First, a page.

YouTube to Roll Out Paid Subscription Channels This Spring | The Mary Sue
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Subscription-Based Channels Could Hit YouTube in the Spring

Like it or not, seems like YouTube is introducing subscription-based paid channels in Spring of this year. YouTube has already contacted several channel owners about creating paid versions of their channels. They’re also looking into hosting pay-per-view style live events, and charging for access to content libraries. That news is actually better than it sounds.

First — don’t panic — this does not mean YouTube is going to start charging all users a subscription fee to watch cat videos. What it does mean is that a few unnamed popular YouTube channels could start charging a monthly fee for their content. This could also mean YouTube could bring smaller cable channels to the Internet on a pay-per-channel basis, and that’s wonderful news for someone (like me) who gets all their television online.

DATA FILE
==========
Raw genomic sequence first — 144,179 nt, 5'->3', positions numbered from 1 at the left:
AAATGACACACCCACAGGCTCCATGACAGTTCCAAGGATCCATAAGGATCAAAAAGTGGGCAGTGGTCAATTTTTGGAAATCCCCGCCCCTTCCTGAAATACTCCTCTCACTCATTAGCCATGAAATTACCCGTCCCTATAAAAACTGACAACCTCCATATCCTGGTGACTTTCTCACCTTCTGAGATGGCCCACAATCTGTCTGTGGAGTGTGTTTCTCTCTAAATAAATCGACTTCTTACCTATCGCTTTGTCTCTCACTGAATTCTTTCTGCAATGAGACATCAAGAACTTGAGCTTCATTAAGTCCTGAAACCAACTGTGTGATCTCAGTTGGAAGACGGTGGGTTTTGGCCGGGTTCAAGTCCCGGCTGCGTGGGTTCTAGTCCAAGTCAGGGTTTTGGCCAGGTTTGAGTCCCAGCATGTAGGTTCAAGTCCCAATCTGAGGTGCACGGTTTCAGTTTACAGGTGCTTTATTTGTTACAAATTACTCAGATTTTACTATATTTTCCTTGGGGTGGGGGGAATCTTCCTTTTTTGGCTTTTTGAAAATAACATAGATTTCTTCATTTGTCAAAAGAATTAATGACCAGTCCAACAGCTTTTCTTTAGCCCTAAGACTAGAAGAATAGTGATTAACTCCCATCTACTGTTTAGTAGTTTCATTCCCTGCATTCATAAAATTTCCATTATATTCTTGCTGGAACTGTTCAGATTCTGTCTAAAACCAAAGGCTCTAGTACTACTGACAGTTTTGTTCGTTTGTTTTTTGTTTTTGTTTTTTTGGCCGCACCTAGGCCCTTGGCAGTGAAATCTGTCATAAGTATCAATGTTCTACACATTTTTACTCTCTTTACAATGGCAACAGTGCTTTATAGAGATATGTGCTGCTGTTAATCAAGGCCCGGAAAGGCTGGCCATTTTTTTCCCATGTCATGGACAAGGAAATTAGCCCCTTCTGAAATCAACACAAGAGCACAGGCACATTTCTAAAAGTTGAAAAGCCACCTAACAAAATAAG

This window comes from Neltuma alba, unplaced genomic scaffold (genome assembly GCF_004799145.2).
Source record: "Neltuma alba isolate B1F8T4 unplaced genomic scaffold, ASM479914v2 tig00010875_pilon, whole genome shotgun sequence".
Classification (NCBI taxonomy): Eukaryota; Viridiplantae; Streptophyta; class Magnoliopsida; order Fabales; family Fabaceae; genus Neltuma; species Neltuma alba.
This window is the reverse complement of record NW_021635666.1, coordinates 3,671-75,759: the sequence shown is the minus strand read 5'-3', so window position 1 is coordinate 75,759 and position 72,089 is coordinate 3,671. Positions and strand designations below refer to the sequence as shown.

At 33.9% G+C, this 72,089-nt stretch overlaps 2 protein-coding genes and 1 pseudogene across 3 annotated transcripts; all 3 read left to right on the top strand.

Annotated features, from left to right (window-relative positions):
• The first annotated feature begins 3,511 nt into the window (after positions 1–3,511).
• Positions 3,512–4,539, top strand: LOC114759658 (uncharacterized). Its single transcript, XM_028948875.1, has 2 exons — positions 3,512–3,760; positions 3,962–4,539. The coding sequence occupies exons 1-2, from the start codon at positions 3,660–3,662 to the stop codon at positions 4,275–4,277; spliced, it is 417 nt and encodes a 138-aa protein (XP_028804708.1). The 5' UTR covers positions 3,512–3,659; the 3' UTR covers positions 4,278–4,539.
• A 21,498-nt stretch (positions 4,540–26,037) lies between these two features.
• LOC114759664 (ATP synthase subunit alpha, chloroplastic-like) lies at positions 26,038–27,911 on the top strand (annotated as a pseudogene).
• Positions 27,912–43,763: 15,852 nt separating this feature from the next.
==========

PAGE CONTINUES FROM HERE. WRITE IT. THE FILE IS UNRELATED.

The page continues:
YouTube CEO Salar Kamangar said at last year’s AllThingsD media conference that if YouTube had a subscription model, it would absolutely be possible for them to bring networks that were having trouble on traditional cable television to YouTube. Now they’re getting a subscription model, so smaller channels could start moving to online.

That isn’t just good news for people who only get television through the Internet, but it could also mean cable subscribers won’t have to pay for a higher tier package to only get a few additional channels they actually want. When I did have a regular satellite subscription, we paid about $15 extra per month for the package that gave us AMC. It gave us about thirty other channels, but I didn’t watch any of them.

It’s also unlikely that popular YouTube channels will suddenly put all their content behind a subscription-based paywall. Channels that have already succeeded with the current YouTube model don’t stand to gain much by suddenly charging all their viewers, though they could offer additional content for a price.

The important thing to take away from this is that YouTube is doing this as an experiment, and it won’t last if it doesn’t work

(via Ad Age, image via Rego)

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Glen is a comedian, writer, husband, and father. He won his third-grade science fair and is a former preschool science teacher, which is a real job.